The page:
Those who work in the construction field face many physical hazards daily. The Occupational Safety and Health Administration’s “Fatal Four” includes falling, being hit by an object, getting caught between pieces of equipment and electrocutions.
What many construction workers may not recognize is the likely psychological toll of their job. Mental health issues, including PTSD and depression, are common throughout the field. The Centers for Disease Control and Prevention says laborers have one of the highest suicide rates of any industry.
Workers’ compensation and psychological injuries
Under state law, employees with “above average” stress levels can receive workers’ compensation benefits for psychological injuries. Generally, that means workers must show that the emotional pressures they face are greater than those of their co-workers.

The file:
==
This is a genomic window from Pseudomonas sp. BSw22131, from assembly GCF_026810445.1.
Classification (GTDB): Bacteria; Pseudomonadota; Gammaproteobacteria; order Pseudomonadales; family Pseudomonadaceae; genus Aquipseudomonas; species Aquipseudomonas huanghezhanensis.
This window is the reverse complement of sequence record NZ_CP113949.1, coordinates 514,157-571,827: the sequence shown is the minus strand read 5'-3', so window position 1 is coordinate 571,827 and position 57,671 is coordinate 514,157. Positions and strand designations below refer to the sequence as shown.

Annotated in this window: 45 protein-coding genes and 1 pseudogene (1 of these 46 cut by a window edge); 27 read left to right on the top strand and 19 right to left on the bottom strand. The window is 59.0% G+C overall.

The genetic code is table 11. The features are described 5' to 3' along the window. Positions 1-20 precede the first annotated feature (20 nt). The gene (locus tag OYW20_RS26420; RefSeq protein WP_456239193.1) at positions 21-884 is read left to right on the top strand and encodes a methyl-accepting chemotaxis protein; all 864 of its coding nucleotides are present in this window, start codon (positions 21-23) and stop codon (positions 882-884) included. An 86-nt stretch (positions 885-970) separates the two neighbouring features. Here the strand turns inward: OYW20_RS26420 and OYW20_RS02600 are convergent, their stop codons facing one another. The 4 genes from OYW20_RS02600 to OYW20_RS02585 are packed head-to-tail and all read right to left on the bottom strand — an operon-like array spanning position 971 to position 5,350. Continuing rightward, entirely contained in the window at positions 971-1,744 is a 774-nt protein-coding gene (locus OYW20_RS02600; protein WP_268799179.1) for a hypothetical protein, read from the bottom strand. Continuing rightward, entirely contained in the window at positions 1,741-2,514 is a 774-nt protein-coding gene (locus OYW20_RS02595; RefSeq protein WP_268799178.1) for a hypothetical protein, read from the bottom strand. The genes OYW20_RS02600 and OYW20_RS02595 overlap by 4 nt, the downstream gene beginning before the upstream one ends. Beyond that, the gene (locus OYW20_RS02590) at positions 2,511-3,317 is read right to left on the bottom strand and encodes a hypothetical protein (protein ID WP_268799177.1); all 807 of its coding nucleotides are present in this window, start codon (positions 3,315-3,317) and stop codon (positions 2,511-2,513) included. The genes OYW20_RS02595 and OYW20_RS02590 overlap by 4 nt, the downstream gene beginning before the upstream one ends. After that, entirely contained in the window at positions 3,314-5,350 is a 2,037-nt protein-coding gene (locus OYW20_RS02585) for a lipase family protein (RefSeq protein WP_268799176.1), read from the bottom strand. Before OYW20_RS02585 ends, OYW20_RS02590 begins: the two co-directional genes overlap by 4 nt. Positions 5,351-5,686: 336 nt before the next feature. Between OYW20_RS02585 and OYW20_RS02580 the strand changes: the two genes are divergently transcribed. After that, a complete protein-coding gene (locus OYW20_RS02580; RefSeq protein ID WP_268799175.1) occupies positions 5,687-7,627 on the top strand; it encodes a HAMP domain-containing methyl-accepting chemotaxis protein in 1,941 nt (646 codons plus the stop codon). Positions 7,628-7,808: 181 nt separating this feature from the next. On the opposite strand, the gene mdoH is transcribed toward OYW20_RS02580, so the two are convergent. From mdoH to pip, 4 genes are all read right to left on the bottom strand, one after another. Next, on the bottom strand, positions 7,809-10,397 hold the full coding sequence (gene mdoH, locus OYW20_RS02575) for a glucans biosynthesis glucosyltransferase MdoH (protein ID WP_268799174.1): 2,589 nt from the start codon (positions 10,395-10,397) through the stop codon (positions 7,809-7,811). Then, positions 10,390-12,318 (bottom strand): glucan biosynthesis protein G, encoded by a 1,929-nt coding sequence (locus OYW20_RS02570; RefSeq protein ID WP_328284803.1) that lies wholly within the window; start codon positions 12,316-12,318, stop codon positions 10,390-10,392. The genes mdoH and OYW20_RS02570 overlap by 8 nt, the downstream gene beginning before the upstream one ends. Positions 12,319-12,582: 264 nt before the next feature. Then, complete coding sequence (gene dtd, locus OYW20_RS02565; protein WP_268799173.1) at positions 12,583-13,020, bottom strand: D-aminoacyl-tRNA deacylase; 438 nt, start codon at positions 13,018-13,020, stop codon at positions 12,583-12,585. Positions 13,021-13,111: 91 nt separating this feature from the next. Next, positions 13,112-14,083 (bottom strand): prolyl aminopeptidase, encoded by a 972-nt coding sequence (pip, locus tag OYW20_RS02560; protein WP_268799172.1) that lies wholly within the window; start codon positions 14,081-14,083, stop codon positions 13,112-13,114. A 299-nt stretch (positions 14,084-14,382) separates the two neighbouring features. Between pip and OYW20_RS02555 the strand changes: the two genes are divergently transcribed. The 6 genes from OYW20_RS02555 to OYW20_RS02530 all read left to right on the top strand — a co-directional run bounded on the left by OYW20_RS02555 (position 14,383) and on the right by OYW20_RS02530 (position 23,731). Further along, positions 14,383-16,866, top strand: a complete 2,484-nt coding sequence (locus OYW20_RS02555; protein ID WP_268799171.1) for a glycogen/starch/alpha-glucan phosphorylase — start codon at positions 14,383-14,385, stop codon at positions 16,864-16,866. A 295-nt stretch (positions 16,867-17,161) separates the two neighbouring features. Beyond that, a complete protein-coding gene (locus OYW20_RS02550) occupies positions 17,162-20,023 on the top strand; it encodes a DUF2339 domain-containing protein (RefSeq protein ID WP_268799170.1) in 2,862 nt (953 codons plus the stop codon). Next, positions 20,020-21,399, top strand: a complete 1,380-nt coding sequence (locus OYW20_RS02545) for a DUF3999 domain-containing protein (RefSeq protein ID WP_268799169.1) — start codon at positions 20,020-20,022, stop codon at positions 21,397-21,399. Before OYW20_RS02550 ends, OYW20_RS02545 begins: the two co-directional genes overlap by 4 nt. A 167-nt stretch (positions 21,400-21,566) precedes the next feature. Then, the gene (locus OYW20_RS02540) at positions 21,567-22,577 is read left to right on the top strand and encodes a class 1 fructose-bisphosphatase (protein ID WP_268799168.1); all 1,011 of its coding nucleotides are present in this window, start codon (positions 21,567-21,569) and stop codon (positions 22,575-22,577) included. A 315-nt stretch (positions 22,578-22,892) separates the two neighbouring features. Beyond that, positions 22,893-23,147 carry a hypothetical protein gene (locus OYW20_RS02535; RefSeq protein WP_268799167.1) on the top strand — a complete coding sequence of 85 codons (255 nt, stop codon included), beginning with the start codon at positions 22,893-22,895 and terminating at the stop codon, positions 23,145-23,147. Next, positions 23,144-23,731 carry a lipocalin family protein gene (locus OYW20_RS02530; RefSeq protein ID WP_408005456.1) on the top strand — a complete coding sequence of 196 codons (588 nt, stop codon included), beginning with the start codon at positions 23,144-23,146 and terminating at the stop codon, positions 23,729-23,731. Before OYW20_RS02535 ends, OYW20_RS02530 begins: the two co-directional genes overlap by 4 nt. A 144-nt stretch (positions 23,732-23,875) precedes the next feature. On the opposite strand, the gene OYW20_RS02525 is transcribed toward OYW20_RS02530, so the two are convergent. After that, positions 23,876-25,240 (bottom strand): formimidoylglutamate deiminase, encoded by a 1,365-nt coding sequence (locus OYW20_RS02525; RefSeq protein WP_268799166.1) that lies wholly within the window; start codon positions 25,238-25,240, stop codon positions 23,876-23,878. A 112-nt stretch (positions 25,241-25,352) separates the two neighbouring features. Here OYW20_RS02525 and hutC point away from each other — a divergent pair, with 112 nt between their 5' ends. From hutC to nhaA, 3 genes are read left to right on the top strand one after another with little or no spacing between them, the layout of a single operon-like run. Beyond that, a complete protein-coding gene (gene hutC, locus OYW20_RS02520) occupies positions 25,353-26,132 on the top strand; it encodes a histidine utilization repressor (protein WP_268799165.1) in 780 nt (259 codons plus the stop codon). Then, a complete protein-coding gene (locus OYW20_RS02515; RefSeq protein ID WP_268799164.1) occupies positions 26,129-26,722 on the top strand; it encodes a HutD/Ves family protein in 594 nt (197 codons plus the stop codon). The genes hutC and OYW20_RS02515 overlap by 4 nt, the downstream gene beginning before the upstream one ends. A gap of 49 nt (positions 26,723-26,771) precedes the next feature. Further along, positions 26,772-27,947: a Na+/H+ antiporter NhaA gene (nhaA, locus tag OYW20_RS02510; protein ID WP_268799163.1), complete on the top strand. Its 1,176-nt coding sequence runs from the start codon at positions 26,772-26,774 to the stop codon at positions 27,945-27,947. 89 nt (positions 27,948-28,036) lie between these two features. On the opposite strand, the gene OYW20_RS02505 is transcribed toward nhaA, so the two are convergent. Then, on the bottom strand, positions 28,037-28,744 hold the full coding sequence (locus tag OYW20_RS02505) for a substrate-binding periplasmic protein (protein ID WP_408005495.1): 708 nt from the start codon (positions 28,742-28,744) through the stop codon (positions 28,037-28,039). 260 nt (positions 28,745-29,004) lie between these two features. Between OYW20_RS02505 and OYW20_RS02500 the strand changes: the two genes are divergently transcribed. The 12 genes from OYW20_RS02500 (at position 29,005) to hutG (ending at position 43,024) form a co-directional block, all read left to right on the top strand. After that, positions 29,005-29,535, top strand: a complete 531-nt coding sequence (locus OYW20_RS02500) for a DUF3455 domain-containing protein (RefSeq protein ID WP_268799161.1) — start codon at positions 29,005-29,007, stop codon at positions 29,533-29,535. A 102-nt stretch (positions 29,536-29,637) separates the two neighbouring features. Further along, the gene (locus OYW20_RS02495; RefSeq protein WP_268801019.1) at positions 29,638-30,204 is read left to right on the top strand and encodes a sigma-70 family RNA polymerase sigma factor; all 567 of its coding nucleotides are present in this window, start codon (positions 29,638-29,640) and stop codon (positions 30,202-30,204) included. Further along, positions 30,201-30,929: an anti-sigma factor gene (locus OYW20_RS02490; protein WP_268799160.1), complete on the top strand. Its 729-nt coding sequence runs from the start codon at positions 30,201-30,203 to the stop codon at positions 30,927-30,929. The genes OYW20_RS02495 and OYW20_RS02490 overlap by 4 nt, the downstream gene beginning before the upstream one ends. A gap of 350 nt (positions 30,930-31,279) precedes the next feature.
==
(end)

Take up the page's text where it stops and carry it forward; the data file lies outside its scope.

While that stress doesn’t have to be the only cause of the mental health issue, it must be a primary contributor. A single event or stress piling up over a more extended period may be the cause of the injury.
Addressing the gaps for construction workers
In 2020, nearly 90% of construction workers were male. Research by the Construction Industry Rehabilitation Program noted that a staggering 83% of construction workers report having moderate to severe mental health issues. Other studies show men are less likely than women to seek help for psychological problems to avoid appearing weak.
Many companies apply policies and practices that prioritize emotional well-being as well as physical security. Efforts include employee assistance programs, including offering counseling, embracing open communication and providing suicide prevention resources. Employees who lack necessary company support may have legal options.